1734 -- The South Carolina Gazette resumes publication under its new editor, Lewis Timothy.
1801-- Joseph Alston, who would become South Carolina's governor, married Theodosia Burr, daughter of the nation's third Vice President, Aaron Burr.
1861 -- The Illustrated London News ran an illustration of the lobby of the Charleston Hotel as part of its coverage of the impending Civil War.
1775 -- Local Dissenters gathered at a meetinghouse, noting in that day's church records that they “suffered itself to be called either Presbyterian, Congregational, or Independent: sometimes by one of the names, sometimes by two of them, and at other times by all the three. We do not find that this church is either Presbyterian, Congregational, or Independent, but somewhat distinct and singular from them all.”
1861 -- Joseph Holt, U.S.President James Buchanan's Secretary of War, wrote to Isaac W. Hayne, who was S.C. Gov. Francis W. Pickens' attorney general and envoy to Washington (not to be confused with the Revolutionary hero), that Fort Sumter's purpose was the defense of Charleston Harbor and that if some "public enemy" menaced the city or the harbor, the fort's batteries would "be at once exerted for their protection." (Source: Confederate South Carolina, p. 20)
1861 -- S.C. Attorney General and Gov. Pickens' Washington envoy, Isaac W. Hayne, replied to U.S. Secretary of War Joseph Holt's letter received the day before, saying: "Are you not aware, that to hold in the territory of a foreign power a fortress against her will, avowedly for the purpose of protecting her citizens is perhaps the highest insult which one government can offer to another? But Fort Sumter was never garrisoned at all until South Carolina had dissolved her connection with your Government. This garrison entered it in the night with every circumstance of secrecy after spiking the guns and burning the gun carriages and cutting down the flag-staff of an adjacent fort which was then abandoned. South Carolina had not taken Fort Sumter into her own possession only because of her misplaced confidence in a government which deceived her." (Source: Confederate South Carolina, p. 20-21)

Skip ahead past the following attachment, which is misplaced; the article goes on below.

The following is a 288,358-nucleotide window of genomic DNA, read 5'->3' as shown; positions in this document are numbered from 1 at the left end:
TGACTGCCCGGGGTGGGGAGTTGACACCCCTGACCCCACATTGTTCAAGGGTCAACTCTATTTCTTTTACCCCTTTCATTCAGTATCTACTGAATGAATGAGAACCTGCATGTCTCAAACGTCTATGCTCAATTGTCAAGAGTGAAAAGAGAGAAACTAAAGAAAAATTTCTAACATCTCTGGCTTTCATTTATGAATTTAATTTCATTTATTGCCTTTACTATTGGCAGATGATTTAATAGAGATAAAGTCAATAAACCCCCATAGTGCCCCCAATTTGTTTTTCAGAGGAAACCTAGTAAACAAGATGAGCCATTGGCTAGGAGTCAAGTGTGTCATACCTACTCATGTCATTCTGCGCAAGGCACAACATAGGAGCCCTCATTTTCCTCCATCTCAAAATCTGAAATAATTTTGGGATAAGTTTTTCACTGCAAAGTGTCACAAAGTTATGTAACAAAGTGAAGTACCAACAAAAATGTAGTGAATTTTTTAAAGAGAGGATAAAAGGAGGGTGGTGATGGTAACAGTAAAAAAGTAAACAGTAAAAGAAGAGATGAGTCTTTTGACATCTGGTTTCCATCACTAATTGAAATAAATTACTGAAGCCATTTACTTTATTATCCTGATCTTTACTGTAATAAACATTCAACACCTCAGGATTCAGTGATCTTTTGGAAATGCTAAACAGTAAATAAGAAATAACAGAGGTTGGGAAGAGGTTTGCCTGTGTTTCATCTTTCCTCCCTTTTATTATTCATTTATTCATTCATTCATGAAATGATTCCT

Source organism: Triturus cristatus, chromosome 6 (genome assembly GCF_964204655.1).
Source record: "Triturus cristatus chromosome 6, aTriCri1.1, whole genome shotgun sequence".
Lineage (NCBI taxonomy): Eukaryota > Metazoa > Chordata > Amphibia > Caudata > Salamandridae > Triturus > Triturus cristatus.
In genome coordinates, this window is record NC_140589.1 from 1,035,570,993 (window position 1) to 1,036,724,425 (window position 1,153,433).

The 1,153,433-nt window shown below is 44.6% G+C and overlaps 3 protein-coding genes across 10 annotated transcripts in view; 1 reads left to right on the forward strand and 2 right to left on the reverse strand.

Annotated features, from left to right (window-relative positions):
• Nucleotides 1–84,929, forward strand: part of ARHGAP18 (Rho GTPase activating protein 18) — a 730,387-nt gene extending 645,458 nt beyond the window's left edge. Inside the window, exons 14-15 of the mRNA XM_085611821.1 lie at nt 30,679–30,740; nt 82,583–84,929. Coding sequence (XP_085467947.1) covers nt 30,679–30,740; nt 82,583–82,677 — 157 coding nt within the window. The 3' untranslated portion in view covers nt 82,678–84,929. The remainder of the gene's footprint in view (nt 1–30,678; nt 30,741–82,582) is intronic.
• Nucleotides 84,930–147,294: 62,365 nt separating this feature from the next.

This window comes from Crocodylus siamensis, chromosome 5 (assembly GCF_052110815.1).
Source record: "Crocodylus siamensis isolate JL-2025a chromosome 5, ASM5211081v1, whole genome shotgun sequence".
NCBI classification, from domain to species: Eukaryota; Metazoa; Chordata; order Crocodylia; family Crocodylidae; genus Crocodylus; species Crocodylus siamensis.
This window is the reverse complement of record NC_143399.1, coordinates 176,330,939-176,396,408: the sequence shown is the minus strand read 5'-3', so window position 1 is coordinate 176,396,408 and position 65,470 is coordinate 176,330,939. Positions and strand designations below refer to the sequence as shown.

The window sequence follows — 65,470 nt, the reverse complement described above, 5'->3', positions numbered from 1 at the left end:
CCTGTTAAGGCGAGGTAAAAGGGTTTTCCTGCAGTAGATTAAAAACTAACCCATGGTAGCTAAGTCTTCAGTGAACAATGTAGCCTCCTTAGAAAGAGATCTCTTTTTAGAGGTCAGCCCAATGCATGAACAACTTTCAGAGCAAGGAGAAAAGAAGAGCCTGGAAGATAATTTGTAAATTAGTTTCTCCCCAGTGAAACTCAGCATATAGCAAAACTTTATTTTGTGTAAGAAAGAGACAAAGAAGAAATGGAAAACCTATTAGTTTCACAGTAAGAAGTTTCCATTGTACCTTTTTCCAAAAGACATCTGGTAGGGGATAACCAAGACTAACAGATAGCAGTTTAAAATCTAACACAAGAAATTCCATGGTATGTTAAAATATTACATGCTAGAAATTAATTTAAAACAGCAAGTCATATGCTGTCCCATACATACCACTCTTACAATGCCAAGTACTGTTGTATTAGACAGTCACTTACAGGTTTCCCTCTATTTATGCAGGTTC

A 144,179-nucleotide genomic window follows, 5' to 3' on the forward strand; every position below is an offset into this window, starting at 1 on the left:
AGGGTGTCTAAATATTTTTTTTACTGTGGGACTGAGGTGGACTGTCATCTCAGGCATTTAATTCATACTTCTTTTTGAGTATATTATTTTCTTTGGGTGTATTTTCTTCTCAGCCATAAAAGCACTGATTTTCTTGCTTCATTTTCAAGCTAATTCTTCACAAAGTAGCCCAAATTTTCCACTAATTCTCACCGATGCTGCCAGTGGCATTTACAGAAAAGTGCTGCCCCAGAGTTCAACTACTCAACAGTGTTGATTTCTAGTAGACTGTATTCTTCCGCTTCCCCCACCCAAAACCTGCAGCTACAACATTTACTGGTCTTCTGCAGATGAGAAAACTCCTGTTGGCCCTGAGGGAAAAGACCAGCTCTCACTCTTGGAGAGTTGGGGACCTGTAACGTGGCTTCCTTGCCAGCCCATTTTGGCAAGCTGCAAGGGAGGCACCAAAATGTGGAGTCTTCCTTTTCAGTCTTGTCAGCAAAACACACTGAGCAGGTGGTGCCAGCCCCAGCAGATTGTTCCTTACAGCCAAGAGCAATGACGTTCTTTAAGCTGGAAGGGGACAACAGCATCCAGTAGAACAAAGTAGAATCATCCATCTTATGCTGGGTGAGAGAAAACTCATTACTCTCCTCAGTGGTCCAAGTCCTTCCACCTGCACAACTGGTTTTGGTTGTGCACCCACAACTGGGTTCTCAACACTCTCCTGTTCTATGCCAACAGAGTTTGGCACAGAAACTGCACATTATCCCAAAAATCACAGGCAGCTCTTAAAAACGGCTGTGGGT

1840 -- Henry Michael Lofton was born.
1794 -- Planter and Revolutionary War Patriot Aaron Loocock died.
1736 -- The Dock Street Theatre presents its first performance, a comedy titled The Recruiting Officer.
1792 -- The first race at the new Washington Race Course (now Hampton Park) took place.
1819 -- A group of vigilantes rode out to the Five and Six Mile taverns, operated by John and Lavinia Fisher, looking for a gang of suspected robbers. When they found a group they suspected were at Five Mile House, they ordered the suspects out of the building before setting fire to it. As Five Mile House burned to the ground, its smoke could be seen by those at Six Mile House, who escaped into the woods before the cavalcade’s arrival.
1864 -- The HL Hunley became the first submarine to successfully sink its target, the Housatonic. Though successfully completing their mission, the sub. with its crew, never returned to shore and remained on the bottom of the ocean for the next 136 years.
1865 -- Gen. P.G.T, Beauregard calls for all Confederate troops to evacuate the city, loading any useful things aboard the last train out of town and destroying anything left that the enemy could use. As fires blaze across the peninsula, the city falls to Union troops.
1735 -- The first documented opera to be performed in America, Flora, or Hob in the Well, opened in the "long room" of Shepheard's Tavern on the northeast corner of Broad and Church street.
1820 -- The Friday morning's issue of the Charleston Courier noted that John and Livinia Fisher were hanged, convicted of the crime of highway robbery, near "the lines, on the Meeting-Street Road..." for the crime of highway robbery (not murder).
1865 -- As the last train transporting Confederate soldiers and supplies, a horrible explosion at the Northeastern Railroad Depot killed more than 250 desperate men, women and children scavenging whatever left-overs they could find.
1711 -- The Rev. Francis LeJau wrote a letter to his sponsors at the Society for the Propagation of the Gospel in Foreign Parts, warning them of impending trouble with the Native Americans in the St. James, Goose Creek Parish, noting "It is evident that our traders have promoted Bloody Wars this last year to get slaves and one of them bought lately one hundred of these poor souls." This Native America slave trade would lead to the Yemassee War of 1715, as LeJau predicted. (Source: Dr. Michael J. Heitzler in Goose Greek: A Definitive History, Vol. 1, page 52)
1819 -- Based on statements and identifications provided by David Ross and John Peeples, officials again headed out to Six Mile House, arresting John and Lavinia Fisher and their business partner, William Hayward, along with several others.
1820 -- The Charleston Courier ran the story recounting the execution of John and Lavinia Fisher the previous day.
1819 -- The Charleston Courier related details about the Fishers' arrests at Six Mile House.
1698 -- A fire broke out and spread so quickly thoughout town that over 48 hours that more than 50 families were left homeless.
1758 -- Lt. Col. Henry Bouquet, who author Walter J. Fraser Jr. in Charleston! Charleston! called a "brash thirty-eight-year-old British soldier-of-fortune" demanded that the colonial Assembly pay for his officers' rents. The Assembly refused his request.
2020 -- At a rally at the North Charleston Coliseum, President Donald Trump asserted that Democratic complaints about his handling of the corona virus threat were "their new hoax."